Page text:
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Davin v. Resolution Management Consultants, Inc.

United States District Court, E.D. Tennessee

June 13, 2019

KENNETH R. DAVIN, Plaintiff,
v.
RESOLUTION MANAGEMENT CONSULTANTS, INC., Defendant.

          MEMORANDUM OPINION AND ORDER

          THOMAS A. VARLAN UNITED STATES DISTRICT JUDGE

         This civil action is before the Court on defendant's partial motion to dismiss [Doc. 21]. Plaintiff responded in opposition [Doc. 32] following the Court's order to show cause why defendant's motion should not be granted as unopposed [Doc. 30]. Defendant did not reply. For the reasons stated below, the Court will grant defendant's motion.

         I. Background [1]

         Plaintiff Kenneth Davin is the sole stockholder in Design One Building Systems Inc., a Tennessee corporation [Doc. 1-1 p. 4]. In February, 2014, plaintiff contracted with defendant Resolution Management Consultants, Inc., a New Jersey corporation, to obtain litigation support services in connection with a construction dispute between plaintiff and the Veteran's Administration [Id. pp. 3-5]. This case arises out of that contract.

         In July, 2018, plaintiff filed suit in the Chancery Court for Knox County, Tennessee, alleging breach of contract, negligence, fraudulent misrepresentation, coercion, willful misconduct and failure to perform duties, and violations of the Tennessee Consumer Protection Act (“TCPA”) [Id. pp. 3, 11]. The allegations in plaintiff's complaint can be distilled into two essential charges: that defendant charged plaintiff “exorbitant” fees for bad or nonperformance under the contract, and that defendant willfully misrepresented its expertise in the construction and engineering fields, all of which caused plaintiff harm [Doc. 1-1 p. 9]. Defendant removed the case to this Court and filed the instant motion, seeking dismissal of all but plaintiff's breach of contract and willful misconduct claims.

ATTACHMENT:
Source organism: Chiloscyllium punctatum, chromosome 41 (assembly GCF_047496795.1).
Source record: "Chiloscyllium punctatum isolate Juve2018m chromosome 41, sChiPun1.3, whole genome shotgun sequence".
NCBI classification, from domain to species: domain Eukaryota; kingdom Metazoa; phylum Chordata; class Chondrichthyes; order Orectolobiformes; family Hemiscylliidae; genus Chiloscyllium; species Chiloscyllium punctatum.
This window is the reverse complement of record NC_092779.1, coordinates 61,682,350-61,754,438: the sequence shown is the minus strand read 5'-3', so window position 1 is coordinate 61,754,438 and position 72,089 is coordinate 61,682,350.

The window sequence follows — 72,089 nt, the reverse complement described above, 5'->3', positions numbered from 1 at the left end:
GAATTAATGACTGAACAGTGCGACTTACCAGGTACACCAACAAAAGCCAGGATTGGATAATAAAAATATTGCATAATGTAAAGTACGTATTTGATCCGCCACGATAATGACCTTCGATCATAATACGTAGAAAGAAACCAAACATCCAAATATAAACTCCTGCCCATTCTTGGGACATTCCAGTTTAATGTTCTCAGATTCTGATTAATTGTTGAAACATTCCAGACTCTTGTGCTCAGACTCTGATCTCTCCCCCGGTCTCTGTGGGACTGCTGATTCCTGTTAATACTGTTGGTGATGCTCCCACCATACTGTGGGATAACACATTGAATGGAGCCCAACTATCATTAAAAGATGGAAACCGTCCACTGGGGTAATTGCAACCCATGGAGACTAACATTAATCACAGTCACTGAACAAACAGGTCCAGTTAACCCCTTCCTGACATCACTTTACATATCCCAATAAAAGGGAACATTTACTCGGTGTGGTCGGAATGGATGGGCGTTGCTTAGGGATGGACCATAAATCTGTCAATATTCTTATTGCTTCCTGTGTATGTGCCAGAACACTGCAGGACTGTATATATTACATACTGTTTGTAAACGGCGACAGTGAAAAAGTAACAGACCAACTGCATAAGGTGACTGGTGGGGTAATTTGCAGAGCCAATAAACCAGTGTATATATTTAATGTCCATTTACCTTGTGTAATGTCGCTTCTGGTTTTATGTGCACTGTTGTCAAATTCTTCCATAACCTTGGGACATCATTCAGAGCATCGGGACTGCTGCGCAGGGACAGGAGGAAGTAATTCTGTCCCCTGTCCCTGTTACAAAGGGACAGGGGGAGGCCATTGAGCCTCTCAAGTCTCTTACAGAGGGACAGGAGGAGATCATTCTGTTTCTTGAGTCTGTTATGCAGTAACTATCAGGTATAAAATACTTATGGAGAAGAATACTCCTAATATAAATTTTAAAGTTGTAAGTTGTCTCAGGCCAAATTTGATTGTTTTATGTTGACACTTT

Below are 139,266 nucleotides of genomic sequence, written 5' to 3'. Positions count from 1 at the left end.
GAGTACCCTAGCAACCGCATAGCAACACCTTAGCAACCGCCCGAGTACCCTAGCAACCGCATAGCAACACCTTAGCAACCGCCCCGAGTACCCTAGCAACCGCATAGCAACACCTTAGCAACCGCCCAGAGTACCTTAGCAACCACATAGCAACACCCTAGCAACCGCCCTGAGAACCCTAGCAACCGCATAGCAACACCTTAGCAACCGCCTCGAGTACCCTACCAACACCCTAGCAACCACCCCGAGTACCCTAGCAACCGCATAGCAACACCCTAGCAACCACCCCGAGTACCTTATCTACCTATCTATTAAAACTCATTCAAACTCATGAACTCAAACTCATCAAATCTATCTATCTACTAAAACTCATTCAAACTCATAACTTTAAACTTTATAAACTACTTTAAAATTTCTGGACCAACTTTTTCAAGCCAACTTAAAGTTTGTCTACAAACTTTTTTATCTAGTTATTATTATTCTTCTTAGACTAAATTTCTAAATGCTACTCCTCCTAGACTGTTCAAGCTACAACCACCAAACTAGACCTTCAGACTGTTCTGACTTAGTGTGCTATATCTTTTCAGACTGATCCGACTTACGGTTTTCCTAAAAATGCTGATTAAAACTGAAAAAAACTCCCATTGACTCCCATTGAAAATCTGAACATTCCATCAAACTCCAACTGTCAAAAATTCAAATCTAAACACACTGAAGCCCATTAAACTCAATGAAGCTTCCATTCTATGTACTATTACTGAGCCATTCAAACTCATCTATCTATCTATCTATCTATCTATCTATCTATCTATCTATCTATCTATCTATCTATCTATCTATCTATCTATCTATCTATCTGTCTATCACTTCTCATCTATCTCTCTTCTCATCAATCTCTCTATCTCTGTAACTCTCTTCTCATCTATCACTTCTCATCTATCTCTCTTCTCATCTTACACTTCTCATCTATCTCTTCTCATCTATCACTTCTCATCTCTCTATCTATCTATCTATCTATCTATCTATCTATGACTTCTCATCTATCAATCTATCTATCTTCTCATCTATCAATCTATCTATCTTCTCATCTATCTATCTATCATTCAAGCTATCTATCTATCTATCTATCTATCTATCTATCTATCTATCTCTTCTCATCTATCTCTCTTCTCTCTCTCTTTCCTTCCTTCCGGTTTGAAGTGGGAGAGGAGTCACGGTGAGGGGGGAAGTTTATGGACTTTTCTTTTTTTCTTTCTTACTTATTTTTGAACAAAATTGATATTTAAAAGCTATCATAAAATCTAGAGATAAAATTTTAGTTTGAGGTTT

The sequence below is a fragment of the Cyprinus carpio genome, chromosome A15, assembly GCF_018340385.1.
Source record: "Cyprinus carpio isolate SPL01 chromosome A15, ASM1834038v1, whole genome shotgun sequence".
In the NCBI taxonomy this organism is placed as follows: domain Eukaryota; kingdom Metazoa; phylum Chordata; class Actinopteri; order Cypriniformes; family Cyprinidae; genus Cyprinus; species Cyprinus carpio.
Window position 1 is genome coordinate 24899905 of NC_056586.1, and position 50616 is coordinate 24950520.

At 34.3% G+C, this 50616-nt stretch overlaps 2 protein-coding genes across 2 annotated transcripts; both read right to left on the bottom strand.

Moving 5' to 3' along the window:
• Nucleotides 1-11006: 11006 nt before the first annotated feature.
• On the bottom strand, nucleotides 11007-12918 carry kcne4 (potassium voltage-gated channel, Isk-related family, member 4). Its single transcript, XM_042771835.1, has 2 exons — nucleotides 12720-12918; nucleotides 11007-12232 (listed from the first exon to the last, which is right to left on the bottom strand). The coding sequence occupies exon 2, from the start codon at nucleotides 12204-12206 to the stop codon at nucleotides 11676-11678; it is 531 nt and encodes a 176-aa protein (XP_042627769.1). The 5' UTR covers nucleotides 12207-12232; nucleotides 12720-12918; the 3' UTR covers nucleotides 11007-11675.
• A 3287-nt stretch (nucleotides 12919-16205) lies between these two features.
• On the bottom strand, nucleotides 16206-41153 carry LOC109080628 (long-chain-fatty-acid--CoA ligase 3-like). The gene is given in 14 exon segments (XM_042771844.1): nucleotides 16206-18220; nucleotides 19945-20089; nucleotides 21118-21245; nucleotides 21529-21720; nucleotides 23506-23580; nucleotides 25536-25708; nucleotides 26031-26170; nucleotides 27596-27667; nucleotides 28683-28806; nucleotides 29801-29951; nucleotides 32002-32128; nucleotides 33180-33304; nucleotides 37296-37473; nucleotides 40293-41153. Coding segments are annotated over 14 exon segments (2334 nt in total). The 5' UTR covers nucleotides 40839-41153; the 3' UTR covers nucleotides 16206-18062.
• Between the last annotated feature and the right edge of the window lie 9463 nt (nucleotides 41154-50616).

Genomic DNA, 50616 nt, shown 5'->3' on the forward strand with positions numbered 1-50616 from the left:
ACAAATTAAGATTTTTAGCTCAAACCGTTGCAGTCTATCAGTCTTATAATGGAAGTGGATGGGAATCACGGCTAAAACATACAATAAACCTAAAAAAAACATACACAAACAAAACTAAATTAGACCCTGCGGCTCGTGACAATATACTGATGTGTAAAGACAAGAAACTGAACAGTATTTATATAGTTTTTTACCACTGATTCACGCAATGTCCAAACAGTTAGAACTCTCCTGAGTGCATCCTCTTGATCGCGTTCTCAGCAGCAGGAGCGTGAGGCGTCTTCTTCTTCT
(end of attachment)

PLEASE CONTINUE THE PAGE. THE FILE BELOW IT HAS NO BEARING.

II. Legal Standard

         Federal Rule of Civil Procedure 8(a)(2) sets out a liberal pleading standard. To survive a motion to dismiss, a complaint needs only a “short and plain statement of the claim showing that the pleader is entitled to relief, ‘in order to give [the opposing party] fair notice of what the . . . claim is and the grounds upon which it rests.'” Bell Atl. Corp. v. Twombly, 550 U.S. 544, 555 (2007) (quoting Conley v. Gibson, 355 U.S. 41, 47 (1957)). Detailed factual allegations are not required, but a party's “obligation to provide the ‘grounds'” of his relief “requires more than labels and conclusions.” Id. “[A] formulaic recitation of the elements of a cause of action will not do.” Ashcroft v. Iqbal, 556 U.S. 662, 678 (2009).

         In ruling on a motion to dismiss under Rule 12(b)(6), a district court “must construe the complaint in the light most favorable to the plaintiff, accept all of the complaint's factual allegations as true, and determine whether the plaintiff undoubtedly can prove no set of facts in support of his claim that would entitle him to relief.” Id. at 512 (citation omitted). “A claim has facial plausibility when the plaintiff pleads the factual content that allows the court to draw the reasonable inference that the defendant is liable for the misconduct alleged.” Iqbal, 556 U.S. at 678. “Determining whether a complaint states a plausible claim for relief will . . . be a context-specific task that requires the reviewing court to draw on its judicial experience and common sense.” Id. at 679.